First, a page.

There have been multiple studies regarding the levels of satisfaction or self-efficacy of adjunct faculty members; however, there have been few studies examining possible differences between adjuncts who have a positive desire to remain at their jobs and those who reluctantly remain. Secondary institutions are increasingly employing part-time adjunct staff in higher numbers and understanding the job satisfaction and self-efficacy of this changing workforce is valuable. The purpose of this quantitative, descriptive, and causal comparative study was to describe the levels of job satisfaction and self-efficacy of reluctant and enthusiastic stayers, as described in proximal withdrawal states theory, and identify differences between these groups among adjunct faculty at community colleges across California. Forty-seven participants self-reported their job satisfaction, teaching self-efficacy, and desire to remain on the job. Adjuncts respondents were grouped into those who are reluctant stayers and enthusiastic stayers, and found to differ in reported satisfaction and dissatisfaction in aspects of their jobs. While both groups expressed dissatisfaction in pay and opportunities for promotions, significant differences were found in the average responses between the two groups, with reluctant stayers reporting lower levels of job satisfaction and self-efficacy than enthusiastic stayers. Implications from the findings include steps that should be taken by administrators to improve levels of satisfaction of adjuncts. Future research should explore aspects of these findings with random studies with larger sample sizes. The information gleaned from the study should be a starting point for additional research into how job satisfaction and teaching self-efficacy differ between those who are reluctant stayers and enthusiastic stayers among adjunct faculty.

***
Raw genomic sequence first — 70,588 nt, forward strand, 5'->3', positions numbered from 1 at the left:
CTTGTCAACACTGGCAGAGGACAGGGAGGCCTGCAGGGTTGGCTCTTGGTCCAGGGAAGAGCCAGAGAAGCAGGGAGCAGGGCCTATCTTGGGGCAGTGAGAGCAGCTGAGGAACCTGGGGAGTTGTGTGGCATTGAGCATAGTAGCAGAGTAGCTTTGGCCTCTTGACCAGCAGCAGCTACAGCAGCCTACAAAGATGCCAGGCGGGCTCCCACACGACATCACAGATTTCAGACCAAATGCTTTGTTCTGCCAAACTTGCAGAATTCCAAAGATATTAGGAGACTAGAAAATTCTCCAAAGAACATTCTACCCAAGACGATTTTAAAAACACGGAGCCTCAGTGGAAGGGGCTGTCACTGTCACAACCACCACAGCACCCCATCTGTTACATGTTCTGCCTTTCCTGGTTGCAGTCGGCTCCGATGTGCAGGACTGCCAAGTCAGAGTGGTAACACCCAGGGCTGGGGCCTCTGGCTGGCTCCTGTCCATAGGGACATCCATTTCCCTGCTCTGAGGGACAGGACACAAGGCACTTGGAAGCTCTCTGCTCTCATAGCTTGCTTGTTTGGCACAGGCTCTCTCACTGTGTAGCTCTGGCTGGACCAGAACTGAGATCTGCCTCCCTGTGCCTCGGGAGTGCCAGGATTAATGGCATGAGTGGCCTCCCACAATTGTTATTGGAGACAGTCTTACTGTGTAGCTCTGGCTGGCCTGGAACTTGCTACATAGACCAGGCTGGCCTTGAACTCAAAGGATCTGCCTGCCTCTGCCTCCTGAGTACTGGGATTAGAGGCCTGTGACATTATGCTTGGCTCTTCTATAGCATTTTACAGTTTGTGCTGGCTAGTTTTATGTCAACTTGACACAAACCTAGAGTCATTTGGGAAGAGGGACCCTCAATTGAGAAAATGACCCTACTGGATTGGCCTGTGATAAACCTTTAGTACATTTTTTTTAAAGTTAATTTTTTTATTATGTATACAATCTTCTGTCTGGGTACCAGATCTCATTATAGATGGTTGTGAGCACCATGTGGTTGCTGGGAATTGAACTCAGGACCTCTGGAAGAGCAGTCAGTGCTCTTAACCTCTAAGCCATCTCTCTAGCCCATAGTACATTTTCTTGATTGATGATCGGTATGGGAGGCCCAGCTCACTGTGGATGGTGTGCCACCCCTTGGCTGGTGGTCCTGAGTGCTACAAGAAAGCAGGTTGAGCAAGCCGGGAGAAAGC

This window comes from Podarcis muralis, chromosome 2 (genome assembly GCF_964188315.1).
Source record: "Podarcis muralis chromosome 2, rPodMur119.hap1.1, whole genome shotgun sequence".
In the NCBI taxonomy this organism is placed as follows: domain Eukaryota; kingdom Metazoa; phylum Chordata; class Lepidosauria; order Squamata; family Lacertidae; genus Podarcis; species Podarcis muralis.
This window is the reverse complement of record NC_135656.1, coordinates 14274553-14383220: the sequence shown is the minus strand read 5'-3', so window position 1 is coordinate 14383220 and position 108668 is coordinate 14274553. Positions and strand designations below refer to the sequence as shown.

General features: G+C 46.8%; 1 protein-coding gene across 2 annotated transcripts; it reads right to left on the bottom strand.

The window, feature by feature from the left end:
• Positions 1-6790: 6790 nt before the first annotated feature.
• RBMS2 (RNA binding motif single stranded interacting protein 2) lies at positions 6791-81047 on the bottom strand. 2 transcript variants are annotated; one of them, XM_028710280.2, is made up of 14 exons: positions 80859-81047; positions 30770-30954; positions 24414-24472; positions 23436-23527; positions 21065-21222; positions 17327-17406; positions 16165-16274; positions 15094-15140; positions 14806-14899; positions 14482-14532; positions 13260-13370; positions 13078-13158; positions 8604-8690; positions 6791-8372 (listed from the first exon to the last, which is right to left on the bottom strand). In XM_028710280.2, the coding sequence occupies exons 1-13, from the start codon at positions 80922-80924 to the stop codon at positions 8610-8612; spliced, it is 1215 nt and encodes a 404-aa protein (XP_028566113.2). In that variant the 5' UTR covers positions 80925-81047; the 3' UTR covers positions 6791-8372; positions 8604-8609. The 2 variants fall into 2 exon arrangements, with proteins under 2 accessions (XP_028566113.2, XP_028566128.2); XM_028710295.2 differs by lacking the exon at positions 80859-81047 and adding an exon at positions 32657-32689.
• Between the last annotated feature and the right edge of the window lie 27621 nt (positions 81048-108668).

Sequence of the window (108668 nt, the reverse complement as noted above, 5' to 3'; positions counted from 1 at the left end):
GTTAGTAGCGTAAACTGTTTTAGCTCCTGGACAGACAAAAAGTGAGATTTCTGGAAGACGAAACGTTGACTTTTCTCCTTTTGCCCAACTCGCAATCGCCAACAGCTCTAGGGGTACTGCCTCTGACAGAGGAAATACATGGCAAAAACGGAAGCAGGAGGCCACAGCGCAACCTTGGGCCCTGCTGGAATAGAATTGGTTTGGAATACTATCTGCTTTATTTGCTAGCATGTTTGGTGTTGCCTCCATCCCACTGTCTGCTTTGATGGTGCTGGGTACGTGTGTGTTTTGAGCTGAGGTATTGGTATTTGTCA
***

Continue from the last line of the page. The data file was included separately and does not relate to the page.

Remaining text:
|Commitee:||Shriner, Michael, Walters, Kelley|
|School Location:||United States -- California|
|Source:||DAI-A 80/08(E), Dissertation Abstracts International|
|Subjects:||Community college education, Higher Education Administration, Educational leadership|
|Keywords:||Adjunct faculty, College teaching, Community college, Job satisfaction, Proximal withdrawal state, Self-efficacy|
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